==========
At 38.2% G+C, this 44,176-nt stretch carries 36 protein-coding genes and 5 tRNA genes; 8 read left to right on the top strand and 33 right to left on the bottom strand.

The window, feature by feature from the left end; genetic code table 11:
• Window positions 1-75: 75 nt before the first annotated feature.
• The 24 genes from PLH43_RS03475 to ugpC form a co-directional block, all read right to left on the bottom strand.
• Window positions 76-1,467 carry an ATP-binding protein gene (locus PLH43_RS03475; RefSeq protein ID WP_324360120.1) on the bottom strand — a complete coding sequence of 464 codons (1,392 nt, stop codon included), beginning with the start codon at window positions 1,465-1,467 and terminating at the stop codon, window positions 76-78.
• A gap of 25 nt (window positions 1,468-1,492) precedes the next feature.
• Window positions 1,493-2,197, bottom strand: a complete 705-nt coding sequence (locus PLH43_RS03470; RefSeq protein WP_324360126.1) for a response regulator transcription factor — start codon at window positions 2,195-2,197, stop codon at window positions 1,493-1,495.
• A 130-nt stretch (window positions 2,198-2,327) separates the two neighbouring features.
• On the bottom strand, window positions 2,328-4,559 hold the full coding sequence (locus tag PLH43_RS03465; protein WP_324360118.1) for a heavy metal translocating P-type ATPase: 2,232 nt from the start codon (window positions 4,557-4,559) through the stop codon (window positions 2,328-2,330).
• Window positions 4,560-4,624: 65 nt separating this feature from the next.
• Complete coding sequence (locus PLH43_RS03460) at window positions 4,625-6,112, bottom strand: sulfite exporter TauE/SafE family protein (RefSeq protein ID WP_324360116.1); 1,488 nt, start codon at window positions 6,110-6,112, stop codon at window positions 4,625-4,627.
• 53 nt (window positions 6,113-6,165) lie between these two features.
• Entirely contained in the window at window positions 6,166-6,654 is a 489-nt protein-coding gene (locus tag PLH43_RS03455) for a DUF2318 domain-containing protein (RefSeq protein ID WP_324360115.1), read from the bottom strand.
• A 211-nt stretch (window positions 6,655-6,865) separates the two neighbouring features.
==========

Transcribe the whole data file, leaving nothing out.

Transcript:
At 38.2% G+C, this 44,176-nt stretch carries 36 protein-coding genes and 5 tRNA genes; 8 read left to right on the top strand and 33 right to left on the bottom strand.

The window, feature by feature from the left end; genetic code table 11:
• Window positions 1-75: 75 nt before the first annotated feature.
• The 24 genes from PLH43_RS03475 to ugpC form a co-directional block, all read right to left on the bottom strand.
• Window positions 76-1,467 carry an ATP-binding protein gene (locus PLH43_RS03475; RefSeq protein ID WP_324360120.1) on the bottom strand — a complete coding sequence of 464 codons (1,392 nt, stop codon included), beginning with the start codon at window positions 1,465-1,467 and terminating at the stop codon, window positions 76-78.
• A gap of 25 nt (window positions 1,468-1,492) precedes the next feature.
• Window positions 1,493-2,197, bottom strand: a complete 705-nt coding sequence (locus PLH43_RS03470; RefSeq protein WP_324360126.1) for a response regulator transcription factor — start codon at window positions 2,195-2,197, stop codon at window positions 1,493-1,495.
• A 130-nt stretch (window positions 2,198-2,327) separates the two neighbouring features.
• On the bottom strand, window positions 2,328-4,559 hold the full coding sequence (locus tag PLH43_RS03465; protein WP_324360118.1) for a heavy metal translocating P-type ATPase: 2,232 nt from the start codon (window positions 4,557-4,559) through the stop codon (window positions 2,328-2,330).
• Window positions 4,560-4,624: 65 nt separating this feature from the next.
• Complete coding sequence (locus PLH43_RS03460) at window positions 4,625-6,112, bottom strand: sulfite exporter TauE/SafE family protein (RefSeq protein ID WP_324360116.1); 1,488 nt, start codon at window positions 6,110-6,112, stop codon at window positions 4,625-4,627.
• 53 nt (window positions 6,113-6,165) lie between these two features.
• Entirely contained in the window at window positions 6,166-6,654 is a 489-nt protein-coding gene (locus tag PLH43_RS03455) for a DUF2318 domain-containing protein (RefSeq protein ID WP_324360115.1), read from the bottom strand.
• A 211-nt stretch (window positions 6,655-6,865) separates the two neighbouring features.